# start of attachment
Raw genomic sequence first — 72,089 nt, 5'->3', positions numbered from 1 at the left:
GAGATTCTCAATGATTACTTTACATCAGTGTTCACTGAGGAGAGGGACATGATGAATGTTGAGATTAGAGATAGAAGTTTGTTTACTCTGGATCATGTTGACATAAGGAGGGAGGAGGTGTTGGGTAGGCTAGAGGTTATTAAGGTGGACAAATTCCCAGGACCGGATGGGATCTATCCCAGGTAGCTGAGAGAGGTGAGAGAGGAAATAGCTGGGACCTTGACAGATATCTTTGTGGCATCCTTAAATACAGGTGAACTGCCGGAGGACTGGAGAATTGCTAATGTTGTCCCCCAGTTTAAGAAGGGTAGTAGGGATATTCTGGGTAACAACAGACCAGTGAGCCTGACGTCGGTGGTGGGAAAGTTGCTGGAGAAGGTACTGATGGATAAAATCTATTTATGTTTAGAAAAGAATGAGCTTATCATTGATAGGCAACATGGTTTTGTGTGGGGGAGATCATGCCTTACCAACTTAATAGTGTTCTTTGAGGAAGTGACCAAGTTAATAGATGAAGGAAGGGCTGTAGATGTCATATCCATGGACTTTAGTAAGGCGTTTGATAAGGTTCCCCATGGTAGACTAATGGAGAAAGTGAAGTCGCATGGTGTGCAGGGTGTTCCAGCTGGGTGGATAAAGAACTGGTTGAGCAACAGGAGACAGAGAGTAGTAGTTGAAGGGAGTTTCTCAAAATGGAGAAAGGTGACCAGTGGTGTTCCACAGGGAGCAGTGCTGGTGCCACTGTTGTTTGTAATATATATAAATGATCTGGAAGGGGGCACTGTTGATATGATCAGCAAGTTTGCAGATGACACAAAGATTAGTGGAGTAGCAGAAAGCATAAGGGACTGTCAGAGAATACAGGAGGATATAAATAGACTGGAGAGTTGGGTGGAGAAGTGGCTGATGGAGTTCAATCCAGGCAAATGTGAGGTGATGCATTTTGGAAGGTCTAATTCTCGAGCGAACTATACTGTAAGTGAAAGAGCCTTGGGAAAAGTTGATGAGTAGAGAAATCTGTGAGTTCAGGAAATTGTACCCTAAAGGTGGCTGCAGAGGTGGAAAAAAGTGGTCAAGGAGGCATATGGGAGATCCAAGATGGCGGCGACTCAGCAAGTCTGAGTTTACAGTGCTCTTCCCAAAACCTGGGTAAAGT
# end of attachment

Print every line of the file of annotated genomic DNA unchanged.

Raw genomic sequence first — 72,089 nt, 5'->3', positions numbered from 1 at the left:
GAGATTCTCAATGATTACTTTACATCAGTGTTCACTGAGGAGAGGGACATGATGAATGTTGAGATTAGAGATAGAAGTTTGTTTACTCTGGATCATGTTGACATAAGGAGGGAGGAGGTGTTGGGTAGGCTAGAGGTTATTAAGGTGGACAAATTCCCAGGACCGGATGGGATCTATCCCAGGTAGCTGAGAGAGGTGAGAGAGGAAATAGCTGGGACCTTGACAGATATCTTTGTGGCATCCTTAAATACAGGTGAACTGCCGGAGGACTGGAGAATTGCTAATGTTGTCCCCCAGTTTAAGAAGGGTAGTAGGGATATTCTGGGTAACAACAGACCAGTGAGCCTGACGTCGGTGGTGGGAAAGTTGCTGGAGAAGGTACTGATGGATAAAATCTATTTATGTTTAGAAAAGAATGAGCTTATCATTGATAGGCAACATGGTTTTGTGTGGGGGAGATCATGCCTTACCAACTTAATAGTGTTCTTTGAGGAAGTGACCAAGTTAATAGATGAAGGAAGGGCTGTAGATGTCATATCCATGGACTTTAGTAAGGCGTTTGATAAGGTTCCCCATGGTAGACTAATGGAGAAAGTGAAGTCGCATGGTGTGCAGGGTGTTCCAGCTGGGTGGATAAAGAACTGGTTGAGCAACAGGAGACAGAGAGTAGTAGTTGAAGGGAGTTTCTCAAAATGGAGAAAGGTGACCAGTGGTGTTCCACAGGGAGCAGTGCTGGTGCCACTGTTGTTTGTAATATATATAAATGATCTGGAAGGGGGCACTGTTGATATGATCAGCAAGTTTGCAGATGACACAAAGATTAGTGGAGTAGCAGAAAGCATAAGGGACTGTCAGAGAATACAGGAGGATATAAATAGACTGGAGAGTTGGGTGGAGAAGTGGCTGATGGAGTTCAATCCAGGCAAATGTGAGGTGATGCATTTTGGAAGGTCTAATTCTCGAGCGAACTATACTGTAAGTGAAAGAGCCTTGGGAAAAGTTGATGAGTAGAGAAATCTGTGAGTTCAGGAAATTGTACCCTAAAGGTGGCTGCAGAGGTGGAAAAAAGTGGTCAAGGAGGCATATGGGAGATCCAAGATGGCGGCGACTCAGCAAGTCTGAGTTTACAGTGCTCTTCCCAAAACCTGGGTAAAGT